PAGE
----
This week these feelings of gratitude, awe, unworthiness and joy hit me during my evening prayers. A Service Member in a leadership position whom I greatly respect had a breakthrough in our work together and when I came to this Psalm in my evening prayers I broke down crying and prostrated myself before the Lord. Because some of the verses of this Psalm applied to him, I could not hold back my tears, and I weep even now as I write this. I weep from empathy for his suffering in the incident we were addressing with EMDR. I weep with gratitude to the Lord for the breakthrough we saw. I weep from awe towards God for His Greatness. I weep with humility and awareness of my unworthiness to be allowed to be an instrument of His healing in the lives of people such as this individual. And I must also guard against the paradox of becoming proud of my humility. I’m not always successful.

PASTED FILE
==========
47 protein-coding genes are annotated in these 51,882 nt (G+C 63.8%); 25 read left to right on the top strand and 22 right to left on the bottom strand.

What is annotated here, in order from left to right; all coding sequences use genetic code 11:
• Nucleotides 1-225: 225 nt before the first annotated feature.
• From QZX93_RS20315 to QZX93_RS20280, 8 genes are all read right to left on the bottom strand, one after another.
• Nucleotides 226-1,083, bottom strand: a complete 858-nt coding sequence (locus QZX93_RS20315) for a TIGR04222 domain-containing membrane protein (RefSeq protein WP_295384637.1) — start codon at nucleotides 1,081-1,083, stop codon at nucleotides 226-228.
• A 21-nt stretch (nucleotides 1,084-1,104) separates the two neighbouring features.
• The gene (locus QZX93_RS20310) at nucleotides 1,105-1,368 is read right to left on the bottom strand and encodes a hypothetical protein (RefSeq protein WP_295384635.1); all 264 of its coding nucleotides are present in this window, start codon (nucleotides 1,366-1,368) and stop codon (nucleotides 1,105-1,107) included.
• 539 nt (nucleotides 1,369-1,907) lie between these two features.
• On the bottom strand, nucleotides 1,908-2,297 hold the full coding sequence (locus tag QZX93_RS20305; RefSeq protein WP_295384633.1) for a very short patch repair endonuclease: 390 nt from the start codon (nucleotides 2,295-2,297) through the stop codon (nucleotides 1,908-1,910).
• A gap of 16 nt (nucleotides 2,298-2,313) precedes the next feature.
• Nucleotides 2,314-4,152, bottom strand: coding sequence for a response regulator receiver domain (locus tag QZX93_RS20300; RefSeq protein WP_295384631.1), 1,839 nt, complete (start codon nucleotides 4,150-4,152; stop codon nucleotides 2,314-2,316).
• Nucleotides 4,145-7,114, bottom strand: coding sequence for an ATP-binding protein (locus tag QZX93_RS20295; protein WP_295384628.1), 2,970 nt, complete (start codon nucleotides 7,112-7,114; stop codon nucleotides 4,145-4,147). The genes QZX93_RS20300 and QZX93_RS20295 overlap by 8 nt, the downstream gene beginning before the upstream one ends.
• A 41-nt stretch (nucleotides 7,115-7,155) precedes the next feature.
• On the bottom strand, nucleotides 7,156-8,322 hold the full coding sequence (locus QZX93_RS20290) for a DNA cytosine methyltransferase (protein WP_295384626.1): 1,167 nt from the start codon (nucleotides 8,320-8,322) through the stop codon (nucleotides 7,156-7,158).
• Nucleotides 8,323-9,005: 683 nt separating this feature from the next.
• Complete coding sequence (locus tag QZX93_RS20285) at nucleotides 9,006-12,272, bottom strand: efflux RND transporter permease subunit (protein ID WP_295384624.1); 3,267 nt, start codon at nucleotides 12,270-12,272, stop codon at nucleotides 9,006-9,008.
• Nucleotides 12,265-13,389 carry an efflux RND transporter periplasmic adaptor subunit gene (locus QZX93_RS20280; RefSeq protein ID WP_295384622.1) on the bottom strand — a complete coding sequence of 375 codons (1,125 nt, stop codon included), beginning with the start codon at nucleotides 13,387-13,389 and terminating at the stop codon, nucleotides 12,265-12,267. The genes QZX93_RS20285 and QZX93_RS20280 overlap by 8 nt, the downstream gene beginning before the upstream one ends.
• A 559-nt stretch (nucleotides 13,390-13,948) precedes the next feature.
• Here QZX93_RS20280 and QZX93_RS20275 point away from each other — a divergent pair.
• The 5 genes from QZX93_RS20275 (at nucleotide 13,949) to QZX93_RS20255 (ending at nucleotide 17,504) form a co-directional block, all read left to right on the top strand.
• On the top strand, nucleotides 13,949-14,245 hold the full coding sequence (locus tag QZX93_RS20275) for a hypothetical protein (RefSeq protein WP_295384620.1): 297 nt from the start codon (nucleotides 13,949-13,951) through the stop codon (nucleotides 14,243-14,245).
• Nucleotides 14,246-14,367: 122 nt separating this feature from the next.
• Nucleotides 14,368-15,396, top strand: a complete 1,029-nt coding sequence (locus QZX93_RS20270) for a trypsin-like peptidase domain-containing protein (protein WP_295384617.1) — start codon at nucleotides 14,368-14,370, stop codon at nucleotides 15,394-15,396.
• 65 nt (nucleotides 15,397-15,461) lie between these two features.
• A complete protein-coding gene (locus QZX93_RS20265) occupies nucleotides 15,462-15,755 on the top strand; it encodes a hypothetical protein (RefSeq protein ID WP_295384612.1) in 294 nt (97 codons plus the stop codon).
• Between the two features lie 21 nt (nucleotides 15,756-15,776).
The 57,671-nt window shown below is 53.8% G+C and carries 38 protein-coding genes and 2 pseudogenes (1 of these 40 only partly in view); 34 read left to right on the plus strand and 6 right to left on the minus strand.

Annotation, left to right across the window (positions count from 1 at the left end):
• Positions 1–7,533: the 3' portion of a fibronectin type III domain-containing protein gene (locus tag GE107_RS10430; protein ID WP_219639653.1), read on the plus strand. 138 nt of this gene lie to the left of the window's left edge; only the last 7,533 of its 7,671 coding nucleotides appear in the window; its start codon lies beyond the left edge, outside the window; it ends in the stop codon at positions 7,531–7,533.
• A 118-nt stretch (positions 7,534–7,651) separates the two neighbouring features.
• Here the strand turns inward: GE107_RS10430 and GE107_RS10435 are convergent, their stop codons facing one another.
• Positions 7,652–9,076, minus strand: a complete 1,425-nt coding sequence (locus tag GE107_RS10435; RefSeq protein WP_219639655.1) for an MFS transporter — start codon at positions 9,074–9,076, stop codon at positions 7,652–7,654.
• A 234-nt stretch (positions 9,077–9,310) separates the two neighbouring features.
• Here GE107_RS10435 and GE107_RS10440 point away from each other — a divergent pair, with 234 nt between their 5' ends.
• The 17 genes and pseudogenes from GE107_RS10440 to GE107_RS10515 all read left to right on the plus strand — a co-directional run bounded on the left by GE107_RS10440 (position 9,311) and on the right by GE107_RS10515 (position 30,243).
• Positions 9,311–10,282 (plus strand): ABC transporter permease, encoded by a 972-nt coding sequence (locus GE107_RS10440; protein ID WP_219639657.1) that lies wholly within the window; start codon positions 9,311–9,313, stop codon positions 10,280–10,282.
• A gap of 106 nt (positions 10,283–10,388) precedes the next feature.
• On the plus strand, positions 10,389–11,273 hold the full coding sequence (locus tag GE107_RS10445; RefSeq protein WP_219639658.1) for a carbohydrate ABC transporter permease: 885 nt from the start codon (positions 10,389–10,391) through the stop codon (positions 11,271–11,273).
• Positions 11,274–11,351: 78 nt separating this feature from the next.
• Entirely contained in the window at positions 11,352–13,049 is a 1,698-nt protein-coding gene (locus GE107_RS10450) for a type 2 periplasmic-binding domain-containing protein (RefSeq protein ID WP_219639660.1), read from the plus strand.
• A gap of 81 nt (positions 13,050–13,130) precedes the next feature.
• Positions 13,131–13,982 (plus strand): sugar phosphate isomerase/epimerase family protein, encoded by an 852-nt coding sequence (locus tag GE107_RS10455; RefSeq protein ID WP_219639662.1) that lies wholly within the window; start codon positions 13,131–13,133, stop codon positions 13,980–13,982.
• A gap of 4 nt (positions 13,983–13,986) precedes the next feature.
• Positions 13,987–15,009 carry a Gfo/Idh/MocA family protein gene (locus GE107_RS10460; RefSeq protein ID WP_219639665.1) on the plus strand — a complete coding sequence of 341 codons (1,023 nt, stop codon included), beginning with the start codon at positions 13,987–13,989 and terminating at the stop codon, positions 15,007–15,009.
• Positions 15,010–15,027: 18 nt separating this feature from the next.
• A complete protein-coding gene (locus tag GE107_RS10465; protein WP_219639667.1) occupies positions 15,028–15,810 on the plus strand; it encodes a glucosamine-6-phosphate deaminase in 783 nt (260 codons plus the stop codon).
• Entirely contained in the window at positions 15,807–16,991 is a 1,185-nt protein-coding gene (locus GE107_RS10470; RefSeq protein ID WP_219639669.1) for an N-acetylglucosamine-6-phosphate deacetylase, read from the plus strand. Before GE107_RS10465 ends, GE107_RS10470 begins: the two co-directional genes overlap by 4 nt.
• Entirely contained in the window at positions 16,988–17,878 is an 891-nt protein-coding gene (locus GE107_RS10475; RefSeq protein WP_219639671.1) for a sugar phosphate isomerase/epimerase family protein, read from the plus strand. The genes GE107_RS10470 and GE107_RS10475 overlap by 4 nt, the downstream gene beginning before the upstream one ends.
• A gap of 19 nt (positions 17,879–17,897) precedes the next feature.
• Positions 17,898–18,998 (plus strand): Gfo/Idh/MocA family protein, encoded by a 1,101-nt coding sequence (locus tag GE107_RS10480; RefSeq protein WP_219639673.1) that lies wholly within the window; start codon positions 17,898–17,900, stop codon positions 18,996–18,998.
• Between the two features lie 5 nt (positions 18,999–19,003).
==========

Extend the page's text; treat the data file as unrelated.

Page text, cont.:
Praise the Lord, O my soul. I shall praise the Lord while I live; I shall sing to my God as long as I exist. Do not trust in rulers and in the sons of men, In whom there is no salvation. His breath shall go out of him, and he shall return to his earth; On that day all his thoughts shall perish. Blessed is he whose help is the God of Jacob; His hope is in the Lord his God, Who made heaven and earth, The sea and everything in them, Who keeps truth forever, Who executes justice for the wronged, Who provides food for the hungry. The Lord frees those bound. The Lord restores those broken down. The Lord gives wisdom to the blind. The Lord loves the righteous. The Lord keeps watch over resident aliens. He shall adopt the orphan and the widow, But He shall destroy the way of sinners. The Lord shall reign forever: Your God, O Zion, to all generations. (Psalms 145:1-10, OSB, Psalm 146 in the Protestant Bible).